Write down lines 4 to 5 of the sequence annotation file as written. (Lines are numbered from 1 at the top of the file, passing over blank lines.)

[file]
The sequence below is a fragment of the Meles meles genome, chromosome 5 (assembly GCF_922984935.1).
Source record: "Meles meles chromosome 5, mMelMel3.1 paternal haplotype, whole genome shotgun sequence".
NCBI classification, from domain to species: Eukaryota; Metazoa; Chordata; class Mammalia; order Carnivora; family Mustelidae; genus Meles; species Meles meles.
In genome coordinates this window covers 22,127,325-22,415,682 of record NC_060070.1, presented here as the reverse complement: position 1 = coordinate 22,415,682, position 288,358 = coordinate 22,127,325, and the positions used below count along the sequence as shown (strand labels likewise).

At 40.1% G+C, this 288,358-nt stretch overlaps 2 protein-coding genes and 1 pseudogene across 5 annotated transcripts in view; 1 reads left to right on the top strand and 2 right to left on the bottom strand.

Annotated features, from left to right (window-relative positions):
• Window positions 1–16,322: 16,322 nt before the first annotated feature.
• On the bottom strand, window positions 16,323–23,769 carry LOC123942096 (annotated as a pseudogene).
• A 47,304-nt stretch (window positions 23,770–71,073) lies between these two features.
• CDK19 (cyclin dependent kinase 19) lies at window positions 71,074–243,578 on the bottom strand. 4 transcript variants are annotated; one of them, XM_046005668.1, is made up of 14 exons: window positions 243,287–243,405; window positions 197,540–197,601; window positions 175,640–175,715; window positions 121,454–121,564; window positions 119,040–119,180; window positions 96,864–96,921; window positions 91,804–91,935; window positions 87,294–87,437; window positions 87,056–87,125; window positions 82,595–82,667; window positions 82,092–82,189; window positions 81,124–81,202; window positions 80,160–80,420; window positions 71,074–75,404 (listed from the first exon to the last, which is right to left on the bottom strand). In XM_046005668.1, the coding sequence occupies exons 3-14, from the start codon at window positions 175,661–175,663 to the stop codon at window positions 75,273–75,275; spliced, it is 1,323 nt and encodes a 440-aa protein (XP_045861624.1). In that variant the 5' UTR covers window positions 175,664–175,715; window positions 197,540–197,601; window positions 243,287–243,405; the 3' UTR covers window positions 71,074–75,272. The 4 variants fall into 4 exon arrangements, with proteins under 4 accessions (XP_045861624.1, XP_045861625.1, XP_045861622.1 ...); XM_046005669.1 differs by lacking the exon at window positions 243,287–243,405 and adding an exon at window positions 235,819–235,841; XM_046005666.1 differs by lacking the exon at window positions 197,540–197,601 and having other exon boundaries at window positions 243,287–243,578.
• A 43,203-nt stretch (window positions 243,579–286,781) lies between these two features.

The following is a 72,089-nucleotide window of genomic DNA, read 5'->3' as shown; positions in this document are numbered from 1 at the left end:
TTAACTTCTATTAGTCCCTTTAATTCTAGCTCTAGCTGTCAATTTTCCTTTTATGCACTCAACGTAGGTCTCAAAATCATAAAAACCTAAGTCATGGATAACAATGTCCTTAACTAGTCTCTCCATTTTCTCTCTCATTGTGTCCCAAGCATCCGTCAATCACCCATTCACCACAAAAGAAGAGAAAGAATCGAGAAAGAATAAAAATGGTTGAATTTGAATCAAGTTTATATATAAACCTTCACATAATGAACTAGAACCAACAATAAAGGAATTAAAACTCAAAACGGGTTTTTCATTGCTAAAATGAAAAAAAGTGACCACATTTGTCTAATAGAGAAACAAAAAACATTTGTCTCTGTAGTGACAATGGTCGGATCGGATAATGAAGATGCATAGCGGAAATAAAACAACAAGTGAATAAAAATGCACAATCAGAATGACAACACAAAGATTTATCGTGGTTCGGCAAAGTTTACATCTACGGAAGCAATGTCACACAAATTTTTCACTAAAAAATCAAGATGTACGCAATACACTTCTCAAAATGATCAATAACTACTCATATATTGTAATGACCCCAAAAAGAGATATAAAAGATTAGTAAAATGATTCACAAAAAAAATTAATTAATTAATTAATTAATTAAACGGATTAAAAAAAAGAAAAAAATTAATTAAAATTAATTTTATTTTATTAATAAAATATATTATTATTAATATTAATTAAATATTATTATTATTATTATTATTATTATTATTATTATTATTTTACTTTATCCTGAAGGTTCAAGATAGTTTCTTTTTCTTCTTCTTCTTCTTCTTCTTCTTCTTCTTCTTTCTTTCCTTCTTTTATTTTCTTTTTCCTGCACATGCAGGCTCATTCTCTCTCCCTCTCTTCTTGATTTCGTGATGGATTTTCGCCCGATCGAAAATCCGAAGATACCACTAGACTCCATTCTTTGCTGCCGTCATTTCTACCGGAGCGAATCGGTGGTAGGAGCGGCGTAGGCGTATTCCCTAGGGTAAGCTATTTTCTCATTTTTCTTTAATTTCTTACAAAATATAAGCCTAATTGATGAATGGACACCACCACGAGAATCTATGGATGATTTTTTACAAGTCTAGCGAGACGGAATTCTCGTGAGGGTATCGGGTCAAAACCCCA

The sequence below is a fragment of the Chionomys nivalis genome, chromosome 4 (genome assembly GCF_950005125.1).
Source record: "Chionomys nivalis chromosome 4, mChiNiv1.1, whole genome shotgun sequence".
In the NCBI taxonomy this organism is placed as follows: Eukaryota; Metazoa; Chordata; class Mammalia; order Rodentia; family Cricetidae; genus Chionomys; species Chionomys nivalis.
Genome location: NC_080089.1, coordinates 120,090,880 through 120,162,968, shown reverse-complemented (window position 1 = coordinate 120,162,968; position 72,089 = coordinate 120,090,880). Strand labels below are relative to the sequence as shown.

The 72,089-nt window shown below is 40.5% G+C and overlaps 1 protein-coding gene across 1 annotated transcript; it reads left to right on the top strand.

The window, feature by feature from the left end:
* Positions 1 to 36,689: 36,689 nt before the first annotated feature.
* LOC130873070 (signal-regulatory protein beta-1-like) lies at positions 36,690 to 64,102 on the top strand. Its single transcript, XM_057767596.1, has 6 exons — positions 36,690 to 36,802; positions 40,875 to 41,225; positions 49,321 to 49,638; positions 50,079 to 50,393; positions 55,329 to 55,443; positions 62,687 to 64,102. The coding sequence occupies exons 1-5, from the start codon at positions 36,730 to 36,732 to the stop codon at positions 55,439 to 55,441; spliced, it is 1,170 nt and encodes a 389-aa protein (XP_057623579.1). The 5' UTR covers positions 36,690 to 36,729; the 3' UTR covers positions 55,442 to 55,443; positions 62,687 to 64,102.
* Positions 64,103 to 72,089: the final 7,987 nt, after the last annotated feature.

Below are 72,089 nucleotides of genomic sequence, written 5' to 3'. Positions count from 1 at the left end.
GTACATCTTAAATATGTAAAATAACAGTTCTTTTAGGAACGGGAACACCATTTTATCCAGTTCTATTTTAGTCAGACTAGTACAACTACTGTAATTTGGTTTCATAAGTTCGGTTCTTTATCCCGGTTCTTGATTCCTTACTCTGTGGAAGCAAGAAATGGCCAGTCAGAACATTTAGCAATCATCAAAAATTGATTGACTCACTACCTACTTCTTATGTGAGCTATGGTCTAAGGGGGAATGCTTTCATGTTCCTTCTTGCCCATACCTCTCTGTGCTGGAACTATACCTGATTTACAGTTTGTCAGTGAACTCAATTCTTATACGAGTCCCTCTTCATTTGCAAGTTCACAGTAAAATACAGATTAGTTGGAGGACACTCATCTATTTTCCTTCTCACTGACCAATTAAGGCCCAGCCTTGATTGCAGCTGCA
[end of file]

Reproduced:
In genome coordinates this window covers 22,127,325-22,415,682 of record NC_060070.1, presented here as the reverse complement: position 1 = coordinate 22,415,682, position 288,358 = coordinate 22,127,325, and the positions used below count along the sequence as shown (strand labels likewise).

At 40.1% G+C, this 288,358-nt stretch overlaps 2 protein-coding genes and 1 pseudogene across 5 annotated transcripts in view; 1 reads left to right on the top strand and 2 right to left on the bottom strand.